Africa, Development & Aid, Headlines, North America

ETHIOPIA: Only Long-term Aid Will Solve Immediate Needs – Agencies

Jim Lobe

WASHINGTON, Aug 6 2003 (IPS) - Aid to overcome Ethiopia’s famine must be delivered along with a commitment to making the African nation strong enough to withstand such challenges in the future, leaders of U.S. aid groups said Wednesday.

Representatives of the eight agencies termed the ongoing famine in the country the "greatest humanitarian crisis facing any single nation in the world today".

While commending Washington for providing some 500 million dollars worth of food aid to Ethiopia to help feed the more than 12 million people threatened by the country’s third year of drought, the leaders said more must be done to ensure that African’s second most-populous country will not need such emergency assistance in the future.

"Unless we start to treat the problems, such as poverty and lack of development, rather than purely the symptoms, such as hunger and disease, the same chronic emergency state will remain, and we will be back here in two or three years, saying the same things," said Ken Hackett, president and CEO of Catholic Relief Services (CRS).

Also appearing at the press conference were top officials from Save the Children – USA, Lutheran World Relief, Africare, CARE USA, the International Orthodox Christian Charities, World Vision, and the humanitarian services director of the Church of Latter-day Saints, more commonly known as Mormons.

Ethiopian officials, who appeared with the aid representatives, stressed the same point. "We had an early-warning system, and we told the world last year that we had a problem," said Dr. Brook Hailu, the Ethiopian Embassy’s deputy chief of mission here.


"We thus averted a far-more severe situation. But we are not naive; we can’t go on this way. We need long-term projects with help from (foreign governments), the international community, and the American public."

The agencies stressed that food alone has not been enough to combat the famine, as tens of thousands of children, most between the ages of two and five, are severely malnourished, with many facing certain death unless they receive immediate medical attention.

Ethiopia still requires emergency supplies of clean water and medicines to overcome the effects of the famine. Urgently needed are basic antibiotics, re-hydration solutions, medicines for the treatment of malaria, tuberculosis and dysentery, and insecticide-treated mosquito nets.

All of the agencies agreed that the Ethiopian government is handling aid provided by the World Food Programme (WFP) and private donors much more effectively and efficiently than its predecessor, the government of President Mengistu Haile Mariam, during the last famine in 1984. Mengistu was ousted from power in 1992 by rebels who now control the government.

But they also stressed that the drought and lack of clean water have left millions of Ethiopians, especially children, in a weakened state and hence more susceptible to diseases, such as measles, diarrhoea, and acute respiratory illnesses.

One of the poorest countries in the world, with 80 percent of the population living on less than one dollar a day, "Ethiopia’s health system does not have the resources to effectively prevent or treat these diseases," said Julius Coles, president of Africare.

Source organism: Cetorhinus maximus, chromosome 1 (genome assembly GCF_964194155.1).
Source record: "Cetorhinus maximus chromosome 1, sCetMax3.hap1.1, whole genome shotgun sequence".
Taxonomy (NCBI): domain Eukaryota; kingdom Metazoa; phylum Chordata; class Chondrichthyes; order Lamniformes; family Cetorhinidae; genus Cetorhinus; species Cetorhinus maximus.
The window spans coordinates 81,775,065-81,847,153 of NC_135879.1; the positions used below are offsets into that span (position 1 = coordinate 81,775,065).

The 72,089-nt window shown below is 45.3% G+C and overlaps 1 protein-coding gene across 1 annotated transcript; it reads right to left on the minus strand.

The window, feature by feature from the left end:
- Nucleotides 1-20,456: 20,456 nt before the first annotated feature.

"Non-food intervention is needed – clean water, basic inexpensive medicines," said Kathryn Wolford, president of Lutheran World Relief. "These things cost pennies a day."

"The final chapter hasn’t yet been written," she said. "We count on a vibrant civil society in Ethiopia."

The agencies focused most heavily on the importance of long-term activities to build self-sufficiency, reduce poverty, and ensure food security in Ethiopia, especially through investments in agriculture, water, health and education.

While Washington provided 500 million dollars in food aid this year, its development assistance amounted to only 55 million dollars, according to Peter Bell of CARE USA. Of that, only six million was earmarked for agricultural development.

Specific long-term needs include seeds, tools, livestock, fertilisers, equipment for the construction of reservoirs, small dams, boreholes, wells, and other water-conservation structures; improved transport and storage facilities; and community credit programmes, as well as projects to improve health, safe drinking water, and education.

"We must invest in long-term solutions," Bell said. "We must seize the opportunity to enable people to lift themselves out of poverty."

Ethiopia ranks 169 our of 175 countries on the U.N.’s Human Development Index (HDI), which ranks countries according to such measures as life expectancy, per capita income, literacy, child and maternal health, and access to the necessities of life, such as safe drinking water.

Less than one in seven Ethiopians has access to sanitation, and less than one in four has access to safe drinking water, while only 40 percent of the adult population is literate. Life expectancy is 46 years, but HIV-AIDS is spreading rapidly, with more than three million of Ethiopia’s 71 million people estimated to be infected. The country has around one million AIDS orphans.

"The world community has responded brilliantly (in providing food aid this year)," said Charles MacCormack, president of Save the Children.

"The next question is what’s going to happen next year. Ethiopia is committed to a larger strategy to fight chronic hunger. We have to move beyond emergency relief … to sustainable development," he said.

 
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